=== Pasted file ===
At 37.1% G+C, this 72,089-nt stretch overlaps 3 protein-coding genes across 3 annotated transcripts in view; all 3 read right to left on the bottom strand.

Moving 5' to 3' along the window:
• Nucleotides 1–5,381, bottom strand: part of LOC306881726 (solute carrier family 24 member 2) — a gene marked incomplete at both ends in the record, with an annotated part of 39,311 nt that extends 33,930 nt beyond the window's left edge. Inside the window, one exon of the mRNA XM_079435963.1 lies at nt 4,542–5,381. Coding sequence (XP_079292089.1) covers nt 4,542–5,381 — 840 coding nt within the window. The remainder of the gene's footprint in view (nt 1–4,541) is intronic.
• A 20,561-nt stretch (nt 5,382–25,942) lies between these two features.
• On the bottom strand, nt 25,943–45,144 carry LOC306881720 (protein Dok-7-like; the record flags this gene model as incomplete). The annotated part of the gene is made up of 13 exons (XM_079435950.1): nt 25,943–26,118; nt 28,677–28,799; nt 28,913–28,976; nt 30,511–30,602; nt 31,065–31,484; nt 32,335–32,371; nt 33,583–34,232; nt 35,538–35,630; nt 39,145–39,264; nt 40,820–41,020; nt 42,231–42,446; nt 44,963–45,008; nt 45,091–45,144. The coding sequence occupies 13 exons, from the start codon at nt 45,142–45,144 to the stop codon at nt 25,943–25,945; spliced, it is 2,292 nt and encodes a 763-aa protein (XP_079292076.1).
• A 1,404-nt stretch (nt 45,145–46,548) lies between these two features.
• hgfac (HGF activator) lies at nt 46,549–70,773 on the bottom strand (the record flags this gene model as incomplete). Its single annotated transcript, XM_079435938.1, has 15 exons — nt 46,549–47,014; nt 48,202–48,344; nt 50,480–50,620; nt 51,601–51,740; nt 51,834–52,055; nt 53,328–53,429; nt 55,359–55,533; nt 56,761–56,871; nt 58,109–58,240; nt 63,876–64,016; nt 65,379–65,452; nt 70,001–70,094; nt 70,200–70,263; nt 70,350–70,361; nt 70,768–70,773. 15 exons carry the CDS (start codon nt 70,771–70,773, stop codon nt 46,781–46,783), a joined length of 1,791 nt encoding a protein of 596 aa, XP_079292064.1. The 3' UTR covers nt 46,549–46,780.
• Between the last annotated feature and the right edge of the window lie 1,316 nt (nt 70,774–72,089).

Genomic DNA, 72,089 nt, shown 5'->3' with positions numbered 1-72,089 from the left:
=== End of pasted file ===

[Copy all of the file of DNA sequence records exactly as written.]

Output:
At 37.1% G+C, this 72,089-nt stretch overlaps 3 protein-coding genes across 3 annotated transcripts in view; all 3 read right to left on the bottom strand.

Moving 5' to 3' along the window:
• Nucleotides 1–5,381, bottom strand: part of LOC306881726 (solute carrier family 24 member 2) — a gene marked incomplete at both ends in the record, with an annotated part of 39,311 nt that extends 33,930 nt beyond the window's left edge. Inside the window, one exon of the mRNA XM_079435963.1 lies at nt 4,542–5,381. Coding sequence (XP_079292089.1) covers nt 4,542–5,381 — 840 coding nt within the window. The remainder of the gene's footprint in view (nt 1–4,541) is intronic.
• A 20,561-nt stretch (nt 5,382–25,942) lies between these two features.
• On the bottom strand, nt 25,943–45,144 carry LOC306881720 (protein Dok-7-like; the record flags this gene model as incomplete). The annotated part of the gene is made up of 13 exons (XM_079435950.1): nt 25,943–26,118; nt 28,677–28,799; nt 28,913–28,976; nt 30,511–30,602; nt 31,065–31,484; nt 32,335–32,371; nt 33,583–34,232; nt 35,538–35,630; nt 39,145–39,264; nt 40,820–41,020; nt 42,231–42,446; nt 44,963–45,008; nt 45,091–45,144. The coding sequence occupies 13 exons, from the start codon at nt 45,142–45,144 to the stop codon at nt 25,943–25,945; spliced, it is 2,292 nt and encodes a 763-aa protein (XP_079292076.1).
• A 1,404-nt stretch (nt 45,145–46,548) lies between these two features.
• hgfac (HGF activator) lies at nt 46,549–70,773 on the bottom strand (the record flags this gene model as incomplete). Its single annotated transcript, XM_079435938.1, has 15 exons — nt 46,549–47,014; nt 48,202–48,344; nt 50,480–50,620; nt 51,601–51,740; nt 51,834–52,055; nt 53,328–53,429; nt 55,359–55,533; nt 56,761–56,871; nt 58,109–58,240; nt 63,876–64,016; nt 65,379–65,452; nt 70,001–70,094; nt 70,200–70,263; nt 70,350–70,361; nt 70,768–70,773. 15 exons carry the CDS (start codon nt 70,771–70,773, stop codon nt 46,781–46,783), a joined length of 1,791 nt encoding a protein of 596 aa, XP_079292064.1. The 3' UTR covers nt 46,549–46,780.
• Between the last annotated feature and the right edge of the window lie 1,316 nt (nt 70,774–72,089).

Genomic DNA, 72,089 nt, shown 5'->3' with positions numbered 1-72,089 from the left: